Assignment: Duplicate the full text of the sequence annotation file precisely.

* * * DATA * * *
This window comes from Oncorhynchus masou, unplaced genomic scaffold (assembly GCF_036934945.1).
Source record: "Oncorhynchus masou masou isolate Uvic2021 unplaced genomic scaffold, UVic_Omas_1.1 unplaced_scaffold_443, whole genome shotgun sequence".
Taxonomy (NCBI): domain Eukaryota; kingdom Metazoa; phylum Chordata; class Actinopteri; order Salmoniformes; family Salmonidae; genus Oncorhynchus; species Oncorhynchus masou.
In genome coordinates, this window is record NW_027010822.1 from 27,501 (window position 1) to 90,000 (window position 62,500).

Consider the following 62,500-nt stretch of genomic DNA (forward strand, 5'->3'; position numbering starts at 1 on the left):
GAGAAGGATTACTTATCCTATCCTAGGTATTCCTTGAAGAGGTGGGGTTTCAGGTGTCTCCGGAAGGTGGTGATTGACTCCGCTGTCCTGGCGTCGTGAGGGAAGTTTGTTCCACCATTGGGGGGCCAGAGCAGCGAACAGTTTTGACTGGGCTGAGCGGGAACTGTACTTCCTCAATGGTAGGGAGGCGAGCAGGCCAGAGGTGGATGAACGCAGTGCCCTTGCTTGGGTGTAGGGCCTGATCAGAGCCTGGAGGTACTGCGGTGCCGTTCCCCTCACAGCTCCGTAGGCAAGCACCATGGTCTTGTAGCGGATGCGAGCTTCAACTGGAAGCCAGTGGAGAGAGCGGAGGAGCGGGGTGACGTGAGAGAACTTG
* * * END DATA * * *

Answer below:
This window comes from Oncorhynchus masou, unplaced genomic scaffold (assembly GCF_036934945.1).
Source record: "Oncorhynchus masou masou isolate Uvic2021 unplaced genomic scaffold, UVic_Omas_1.1 unplaced_scaffold_443, whole genome shotgun sequence".
Taxonomy (NCBI): domain Eukaryota; kingdom Metazoa; phylum Chordata; class Actinopteri; order Salmoniformes; family Salmonidae; genus Oncorhynchus; species Oncorhynchus masou.
In genome coordinates, this window is record NW_027010822.1 from 27,501 (window position 1) to 90,000 (window position 62,500).

Consider the following 62,500-nt stretch of genomic DNA (forward strand, 5'->3'; position numbering starts at 1 on the left):
GAGAAGGATTACTTATCCTATCCTAGGTATTCCTTGAAGAGGTGGGGTTTCAGGTGTCTCCGGAAGGTGGTGATTGACTCCGCTGTCCTGGCGTCGTGAGGGAAGTTTGTTCCACCATTGGGGGGCCAGAGCAGCGAACAGTTTTGACTGGGCTGAGCGGGAACTGTACTTCCTCAATGGTAGGGAGGCGAGCAGGCCAGAGGTGGATGAACGCAGTGCCCTTGCTTGGGTGTAGGGCCTGATCAGAGCCTGGAGGTACTGCGGTGCCGTTCCCCTCACAGCTCCGTAGGCAAGCACCATGGTCTTGTAGCGGATGCGAGCTTCAACTGGAAGCCAGTGGAGAGAGCGGAGGAGCGGGGTGACGTGAGAGAACTTG